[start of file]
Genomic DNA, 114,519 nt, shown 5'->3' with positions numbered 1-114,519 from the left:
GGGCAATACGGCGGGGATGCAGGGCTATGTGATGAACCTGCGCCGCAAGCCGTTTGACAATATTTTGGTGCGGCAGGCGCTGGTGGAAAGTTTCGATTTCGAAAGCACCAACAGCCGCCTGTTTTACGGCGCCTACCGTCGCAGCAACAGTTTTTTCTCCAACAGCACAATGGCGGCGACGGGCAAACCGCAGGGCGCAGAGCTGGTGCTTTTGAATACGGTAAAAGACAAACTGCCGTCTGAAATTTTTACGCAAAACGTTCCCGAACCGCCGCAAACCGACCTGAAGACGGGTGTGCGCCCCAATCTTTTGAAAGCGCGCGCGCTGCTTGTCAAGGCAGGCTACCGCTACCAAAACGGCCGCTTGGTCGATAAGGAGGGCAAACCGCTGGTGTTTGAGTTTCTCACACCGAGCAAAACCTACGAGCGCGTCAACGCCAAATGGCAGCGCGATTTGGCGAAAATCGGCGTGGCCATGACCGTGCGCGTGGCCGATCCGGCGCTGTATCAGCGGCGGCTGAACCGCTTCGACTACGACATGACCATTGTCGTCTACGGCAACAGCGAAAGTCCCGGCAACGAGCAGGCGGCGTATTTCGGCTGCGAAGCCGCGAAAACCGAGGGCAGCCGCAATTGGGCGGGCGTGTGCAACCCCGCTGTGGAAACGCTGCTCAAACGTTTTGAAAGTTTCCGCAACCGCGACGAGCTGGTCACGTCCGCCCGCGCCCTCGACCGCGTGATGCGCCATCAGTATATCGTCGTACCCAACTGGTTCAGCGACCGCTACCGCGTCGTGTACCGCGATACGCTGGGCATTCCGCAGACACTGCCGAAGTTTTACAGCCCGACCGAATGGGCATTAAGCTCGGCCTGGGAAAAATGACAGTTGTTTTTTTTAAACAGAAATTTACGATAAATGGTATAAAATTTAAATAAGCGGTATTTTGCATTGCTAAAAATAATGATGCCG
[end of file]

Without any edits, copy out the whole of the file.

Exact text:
Genomic DNA, 114,519 nt, shown 5'->3' with positions numbered 1-114,519 from the left:
GGGCAATACGGCGGGGATGCAGGGCTATGTGATGAACCTGCGCCGCAAGCCGTTTGACAATATTTTGGTGCGGCAGGCGCTGGTGGAAAGTTTCGATTTCGAAAGCACCAACAGCCGCCTGTTTTACGGCGCCTACCGTCGCAGCAACAGTTTTTTCTCCAACAGCACAATGGCGGCGACGGGCAAACCGCAGGGCGCAGAGCTGGTGCTTTTGAATACGGTAAAAGACAAACTGCCGTCTGAAATTTTTACGCAAAACGTTCCCGAACCGCCGCAAACCGACCTGAAGACGGGTGTGCGCCCCAATCTTTTGAAAGCGCGCGCGCTGCTTGTCAAGGCAGGCTACCGCTACCAAAACGGCCGCTTGGTCGATAAGGAGGGCAAACCGCTGGTGTTTGAGTTTCTCACACCGAGCAAAACCTACGAGCGCGTCAACGCCAAATGGCAGCGCGATTTGGCGAAAATCGGCGTGGCCATGACCGTGCGCGTGGCCGATCCGGCGCTGTATCAGCGGCGGCTGAACCGCTTCGACTACGACATGACCATTGTCGTCTACGGCAACAGCGAAAGTCCCGGCAACGAGCAGGCGGCGTATTTCGGCTGCGAAGCCGCGAAAACCGAGGGCAGCCGCAATTGGGCGGGCGTGTGCAACCCCGCTGTGGAAACGCTGCTCAAACGTTTTGAAAGTTTCCGCAACCGCGACGAGCTGGTCACGTCCGCCCGCGCCCTCGACCGCGTGATGCGCCATCAGTATATCGTCGTACCCAACTGGTTCAGCGACCGCTACCGCGTCGTGTACCGCGATACGCTGGGCATTCCGCAGACACTGCCGAAGTTTTACAGCCCGACCGAATGGGCATTAAGCTCGGCCTGGGAAAAATGACAGTTGTTTTTTTTAAACAGAAATTTACGATAAATGGTATAAAATTTAAATAAGCGGTATTTTGCATTGCTAAAAATAATGATGCCG